In the North America and Europe, tax-exempt hospitals have benefited from boards composed of community leaders who generally volunteer their time and expertise to enhance the performance of one of their community’s largest employers and essential contributors to the health and well being of the community and its employers
That is not the case in many low and middle income countries in Asia, Latin America and Africa. To explore our prior work to develop good governance practices in Africa, we include a series of blogs here that provide insights into the challenges faced by these hospital governing boards. The first resource is a web based educational program being used by health systems managers and board members in Asia, Latin America and Africa
You can Learn “Governing in the Context of Health” in Eight Hours in a new USAID Unveiled Governance and Health eLearning Certificate Program. To register for the program click here.
In a recent landmark report from the National Commission of College and University Board Governance, we find seven important recommendations to enhance the effectiveness of good board work. As we explore these seven imperatives, consider how they can also stimulate health systems’ boards to raise the bar on their own performance in the changing situations for hospitals and health services delivery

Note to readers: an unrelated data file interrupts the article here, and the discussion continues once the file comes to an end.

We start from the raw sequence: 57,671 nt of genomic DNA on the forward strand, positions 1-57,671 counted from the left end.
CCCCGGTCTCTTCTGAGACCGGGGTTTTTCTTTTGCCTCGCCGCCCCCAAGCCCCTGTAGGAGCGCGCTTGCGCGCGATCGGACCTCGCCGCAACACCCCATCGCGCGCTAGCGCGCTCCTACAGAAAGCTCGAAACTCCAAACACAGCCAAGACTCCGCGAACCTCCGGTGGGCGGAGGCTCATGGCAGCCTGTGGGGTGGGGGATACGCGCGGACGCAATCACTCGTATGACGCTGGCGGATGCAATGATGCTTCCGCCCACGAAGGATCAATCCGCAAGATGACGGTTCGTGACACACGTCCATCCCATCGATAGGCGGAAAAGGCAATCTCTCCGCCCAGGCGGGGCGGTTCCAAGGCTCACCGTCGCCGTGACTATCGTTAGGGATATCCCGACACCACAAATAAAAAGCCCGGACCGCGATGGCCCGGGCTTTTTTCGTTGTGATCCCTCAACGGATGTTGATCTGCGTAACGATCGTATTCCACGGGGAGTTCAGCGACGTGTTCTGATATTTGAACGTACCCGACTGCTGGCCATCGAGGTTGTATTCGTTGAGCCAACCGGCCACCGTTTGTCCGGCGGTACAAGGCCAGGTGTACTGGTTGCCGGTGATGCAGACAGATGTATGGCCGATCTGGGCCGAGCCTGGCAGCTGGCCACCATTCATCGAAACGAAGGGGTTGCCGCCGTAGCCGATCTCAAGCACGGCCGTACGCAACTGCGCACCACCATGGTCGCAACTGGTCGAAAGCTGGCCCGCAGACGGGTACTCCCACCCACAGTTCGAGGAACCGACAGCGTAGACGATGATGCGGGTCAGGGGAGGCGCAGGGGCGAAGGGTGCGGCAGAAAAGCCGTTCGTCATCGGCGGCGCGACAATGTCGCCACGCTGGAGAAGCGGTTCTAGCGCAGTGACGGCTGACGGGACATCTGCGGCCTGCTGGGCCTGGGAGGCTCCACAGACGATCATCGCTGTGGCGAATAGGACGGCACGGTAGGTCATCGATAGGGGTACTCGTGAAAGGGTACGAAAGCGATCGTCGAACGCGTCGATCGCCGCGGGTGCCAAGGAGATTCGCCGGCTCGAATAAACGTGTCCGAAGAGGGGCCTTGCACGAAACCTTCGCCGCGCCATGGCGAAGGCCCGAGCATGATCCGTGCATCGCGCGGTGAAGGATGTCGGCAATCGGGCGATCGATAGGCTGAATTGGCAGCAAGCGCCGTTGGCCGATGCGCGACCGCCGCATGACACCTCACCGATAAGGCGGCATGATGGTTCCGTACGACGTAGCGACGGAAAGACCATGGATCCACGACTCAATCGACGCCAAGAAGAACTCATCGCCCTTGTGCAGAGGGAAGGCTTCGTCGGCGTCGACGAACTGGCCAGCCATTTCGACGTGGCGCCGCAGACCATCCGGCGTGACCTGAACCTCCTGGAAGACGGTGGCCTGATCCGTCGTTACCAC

- Boards must improve value in their institutions and lead a restoration of public trust in higher education (aka hospital care).
- Boards must add value to institutional leadership and decision making by focusing on their essential role as institutional fiduciaries.
- Boards must act to ensure the long-term sustainability of their institutions by addressing changes finances and the imperative to deliver a high-quality education (aka health care) at lower cost
- Boards must improve shared governance within their institutions through attention to board-president relationships and a reinvigoration of faculty (aka medical staff) shared governance.
- Boards must improve their own capacity and functionality through increased attention to the qualifications and recruitment of members, board orientation, committee composition, and removal of members for cause.
- Boards must focus their time on issues of greatest consequence to the institution by reducing time spent reviewing routine reports and redirecting attention to cross-cutting and strategic issues not addressed elsewhere.
- Boards must hold themselves accountable for their own performance by modeling the same behaviors and performance they expect from others in their institutions.
Perhaps our health systems’ board members should meet periodically with their university board colleagues to share ideas about how best to leverage the time and talents of community leaders for stronger board work for stronger organizational performance?